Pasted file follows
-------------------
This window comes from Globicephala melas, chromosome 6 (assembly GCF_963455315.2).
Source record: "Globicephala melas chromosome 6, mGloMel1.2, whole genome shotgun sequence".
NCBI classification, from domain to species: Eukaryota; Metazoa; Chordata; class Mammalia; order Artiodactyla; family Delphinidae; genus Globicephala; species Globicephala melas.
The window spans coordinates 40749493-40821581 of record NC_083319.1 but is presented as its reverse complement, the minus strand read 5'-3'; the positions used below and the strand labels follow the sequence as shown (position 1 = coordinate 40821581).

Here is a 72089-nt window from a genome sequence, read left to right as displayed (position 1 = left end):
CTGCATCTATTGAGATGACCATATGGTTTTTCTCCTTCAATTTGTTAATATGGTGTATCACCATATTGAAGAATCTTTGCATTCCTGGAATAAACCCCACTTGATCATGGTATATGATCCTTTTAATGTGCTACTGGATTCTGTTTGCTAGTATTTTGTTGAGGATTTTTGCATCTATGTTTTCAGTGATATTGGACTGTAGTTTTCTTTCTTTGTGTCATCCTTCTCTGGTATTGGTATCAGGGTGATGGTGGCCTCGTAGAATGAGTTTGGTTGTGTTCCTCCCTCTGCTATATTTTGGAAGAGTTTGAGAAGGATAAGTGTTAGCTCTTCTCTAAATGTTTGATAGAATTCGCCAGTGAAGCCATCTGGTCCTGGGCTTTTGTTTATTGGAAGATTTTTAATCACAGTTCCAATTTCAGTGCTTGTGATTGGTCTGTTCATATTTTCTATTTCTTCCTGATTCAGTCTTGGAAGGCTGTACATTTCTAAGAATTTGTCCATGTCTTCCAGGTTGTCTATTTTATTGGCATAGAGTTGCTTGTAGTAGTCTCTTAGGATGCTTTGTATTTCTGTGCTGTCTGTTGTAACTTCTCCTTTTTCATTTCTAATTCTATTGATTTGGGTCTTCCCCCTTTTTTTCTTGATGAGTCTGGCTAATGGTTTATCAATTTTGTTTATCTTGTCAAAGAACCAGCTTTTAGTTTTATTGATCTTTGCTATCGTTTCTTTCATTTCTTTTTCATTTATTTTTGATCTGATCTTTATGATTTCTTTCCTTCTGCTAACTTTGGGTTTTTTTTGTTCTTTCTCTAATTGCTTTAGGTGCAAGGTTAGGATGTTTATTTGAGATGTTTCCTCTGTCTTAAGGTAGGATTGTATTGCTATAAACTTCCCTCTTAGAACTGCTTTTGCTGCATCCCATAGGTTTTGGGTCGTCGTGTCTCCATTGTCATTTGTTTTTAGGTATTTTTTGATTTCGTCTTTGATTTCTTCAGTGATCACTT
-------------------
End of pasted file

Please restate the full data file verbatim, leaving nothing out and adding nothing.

This window comes from Globicephala melas, chromosome 6 (assembly GCF_963455315.2).
Source record: "Globicephala melas chromosome 6, mGloMel1.2, whole genome shotgun sequence".
NCBI classification, from domain to species: Eukaryota; Metazoa; Chordata; class Mammalia; order Artiodactyla; family Delphinidae; genus Globicephala; species Globicephala melas.
The window spans coordinates 40749493-40821581 of record NC_083319.1 but is presented as its reverse complement, the minus strand read 5'-3'; the positions used below and the strand labels follow the sequence as shown (position 1 = coordinate 40821581).

Here is a 72089-nt window from a genome sequence, read left to right as displayed (position 1 = left end):
CTGCATCTATTGAGATGACCATATGGTTTTTCTCCTTCAATTTGTTAATATGGTGTATCACCATATTGAAGAATCTTTGCATTCCTGGAATAAACCCCACTTGATCATGGTATATGATCCTTTTAATGTGCTACTGGATTCTGTTTGCTAGTATTTTGTTGAGGATTTTTGCATCTATGTTTTCAGTGATATTGGACTGTAGTTTTCTTTCTTTGTGTCATCCTTCTCTGGTATTGGTATCAGGGTGATGGTGGCCTCGTAGAATGAGTTTGGTTGTGTTCCTCCCTCTGCTATATTTTGGAAGAGTTTGAGAAGGATAAGTGTTAGCTCTTCTCTAAATGTTTGATAGAATTCGCCAGTGAAGCCATCTGGTCCTGGGCTTTTGTTTATTGGAAGATTTTTAATCACAGTTCCAATTTCAGTGCTTGTGATTGGTCTGTTCATATTTTCTATTTCTTCCTGATTCAGTCTTGGAAGGCTGTACATTTCTAAGAATTTGTCCATGTCTTCCAGGTTGTCTATTTTATTGGCATAGAGTTGCTTGTAGTAGTCTCTTAGGATGCTTTGTATTTCTGTGCTGTCTGTTGTAACTTCTCCTTTTTCATTTCTAATTCTATTGATTTGGGTCTTCCCCCTTTTTTTCTTGATGAGTCTGGCTAATGGTTTATCAATTTTGTTTATCTTGTCAAAGAACCAGCTTTTAGTTTTATTGATCTTTGCTATCGTTTCTTTCATTTCTTTTTCATTTATTTTTGATCTGATCTTTATGATTTCTTTCCTTCTGCTAACTTTGGGTTTTTTTTGTTCTTTCTCTAATTGCTTTAGGTGCAAGGTTAGGATGTTTATTTGAGATGTTTCCTCTGTCTTAAGGTAGGATTGTATTGCTATAAACTTCCCTCTTAGAACTGCTTTTGCTGCATCCCATAGGTTTTGGGTCGTCGTGTCTCCATTGTCATTTGTTTTTAGGTATTTTTTGATTTCGTCTTTGATTTCTTCAGTGATCACTT